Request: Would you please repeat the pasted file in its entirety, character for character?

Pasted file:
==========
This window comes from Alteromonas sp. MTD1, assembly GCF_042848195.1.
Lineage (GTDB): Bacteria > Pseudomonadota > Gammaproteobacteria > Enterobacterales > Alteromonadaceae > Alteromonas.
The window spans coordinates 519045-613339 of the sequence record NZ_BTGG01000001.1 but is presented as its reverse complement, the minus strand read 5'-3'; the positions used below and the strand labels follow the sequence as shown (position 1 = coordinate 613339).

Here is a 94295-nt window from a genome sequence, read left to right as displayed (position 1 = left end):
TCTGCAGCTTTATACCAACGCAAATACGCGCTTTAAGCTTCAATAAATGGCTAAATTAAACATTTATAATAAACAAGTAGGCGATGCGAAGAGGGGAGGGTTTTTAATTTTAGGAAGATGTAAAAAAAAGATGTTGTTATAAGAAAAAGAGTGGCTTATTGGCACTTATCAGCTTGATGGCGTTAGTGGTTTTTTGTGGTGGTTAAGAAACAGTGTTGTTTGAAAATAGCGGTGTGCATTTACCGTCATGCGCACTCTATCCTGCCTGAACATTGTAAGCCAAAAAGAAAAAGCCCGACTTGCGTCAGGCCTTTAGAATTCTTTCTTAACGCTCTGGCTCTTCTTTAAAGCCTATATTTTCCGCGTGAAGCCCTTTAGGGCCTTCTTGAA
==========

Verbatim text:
This window comes from Alteromonas sp. MTD1, assembly GCF_042848195.1.
Lineage (GTDB): Bacteria > Pseudomonadota > Gammaproteobacteria > Enterobacterales > Alteromonadaceae > Alteromonas.
The window spans coordinates 519045-613339 of the sequence record NZ_BTGG01000001.1 but is presented as its reverse complement, the minus strand read 5'-3'; the positions used below and the strand labels follow the sequence as shown (position 1 = coordinate 613339).

Here is a 94295-nt window from a genome sequence, read left to right as displayed (position 1 = left end):
TCTGCAGCTTTATACCAACGCAAATACGCGCTTTAAGCTTCAATAAATGGCTAAATTAAACATTTATAATAAACAAGTAGGCGATGCGAAGAGGGGAGGGTTTTTAATTTTAGGAAGATGTAAAAAAAAGATGTTGTTATAAGAAAAAGAGTGGCTTATTGGCACTTATCAGCTTGATGGCGTTAGTGGTTTTTTGTGGTGGTTAAGAAACAGTGTTGTTTGAAAATAGCGGTGTGCATTTACCGTCATGCGCACTCTATCCTGCCTGAACATTGTAAGCCAAAAAGAAAAAGCCCGACTTGCGTCAGGCCTTTAGAATTCTTTCTTAACGCTCTGGCTCTTCTTTAAAGCCTATATTTTCCGCGTGAAGCCCTTTAGGGCCTTCTTGAA